In addition to macroprudential surveillance, the ESRB relies on ‘soft’ (i.e. Communication) and
‘intermediate’ (i.e. Formal warnings or recommendations) macroprudential interventions. As
discussed above, the responsibility for ‘hard’ instruments lies primarily at the national level.
Some of these ‘hard’ instruments have an EU legal basis. This is notably the case for the banking
sector: the EU’s fourth Capital Requirements Directive (CRD IV) and accompanying regulation
(CRR) provide the legal basis for developing the macroprudential toolkit sketched out by Basel III. In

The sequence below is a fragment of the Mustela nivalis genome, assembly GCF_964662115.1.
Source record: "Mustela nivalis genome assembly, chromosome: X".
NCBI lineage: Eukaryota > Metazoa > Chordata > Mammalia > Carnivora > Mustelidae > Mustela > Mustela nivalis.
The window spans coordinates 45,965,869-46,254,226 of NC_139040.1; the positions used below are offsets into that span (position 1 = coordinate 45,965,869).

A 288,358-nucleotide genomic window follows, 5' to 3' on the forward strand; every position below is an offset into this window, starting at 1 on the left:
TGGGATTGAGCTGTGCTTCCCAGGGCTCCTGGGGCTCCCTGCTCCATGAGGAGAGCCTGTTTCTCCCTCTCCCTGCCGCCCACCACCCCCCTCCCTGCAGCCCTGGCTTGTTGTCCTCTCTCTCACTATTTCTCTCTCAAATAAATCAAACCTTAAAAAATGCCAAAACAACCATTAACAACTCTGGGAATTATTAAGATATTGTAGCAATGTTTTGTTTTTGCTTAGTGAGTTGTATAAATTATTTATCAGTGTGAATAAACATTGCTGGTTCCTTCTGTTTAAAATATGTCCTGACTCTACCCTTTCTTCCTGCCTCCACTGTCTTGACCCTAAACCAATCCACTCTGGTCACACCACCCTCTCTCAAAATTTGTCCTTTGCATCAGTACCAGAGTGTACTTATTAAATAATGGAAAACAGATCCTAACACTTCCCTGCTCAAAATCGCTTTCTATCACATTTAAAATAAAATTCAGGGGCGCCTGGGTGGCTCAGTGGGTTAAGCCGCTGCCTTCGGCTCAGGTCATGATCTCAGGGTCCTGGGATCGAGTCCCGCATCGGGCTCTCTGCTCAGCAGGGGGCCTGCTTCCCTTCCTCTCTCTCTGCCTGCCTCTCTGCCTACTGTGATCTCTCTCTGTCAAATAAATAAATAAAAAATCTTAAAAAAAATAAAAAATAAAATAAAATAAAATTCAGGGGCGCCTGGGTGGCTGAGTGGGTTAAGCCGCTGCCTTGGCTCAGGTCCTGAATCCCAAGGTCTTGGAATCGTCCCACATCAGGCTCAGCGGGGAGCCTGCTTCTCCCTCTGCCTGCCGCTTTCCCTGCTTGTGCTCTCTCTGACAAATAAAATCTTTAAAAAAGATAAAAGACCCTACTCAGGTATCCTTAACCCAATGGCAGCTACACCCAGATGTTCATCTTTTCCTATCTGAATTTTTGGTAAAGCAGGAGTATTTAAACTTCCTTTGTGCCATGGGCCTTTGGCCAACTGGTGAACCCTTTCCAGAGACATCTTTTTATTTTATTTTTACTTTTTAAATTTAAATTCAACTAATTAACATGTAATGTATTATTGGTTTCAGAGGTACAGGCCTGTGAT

particular, the CRD IV/CRR includes provisions for a countercyclical capital buffer; a systemic risk
buffer; higher sector-specific risk weights; and various institution-specific capital buffers. The ESRB
is working to provide guidelines for the implementation of these tools and CRD IV/CRR give the
ESRB a coordination role among national authorities regarding the use of these tools.
Other macroprudential instruments or powers (e.g. Loan-to-income or debt-to-income ratio limits etc.)
can be defined through national legislation provided they remain within general EU parameters and
constraints (e.g. Provision prohibiting the loosening of microprudential ratios).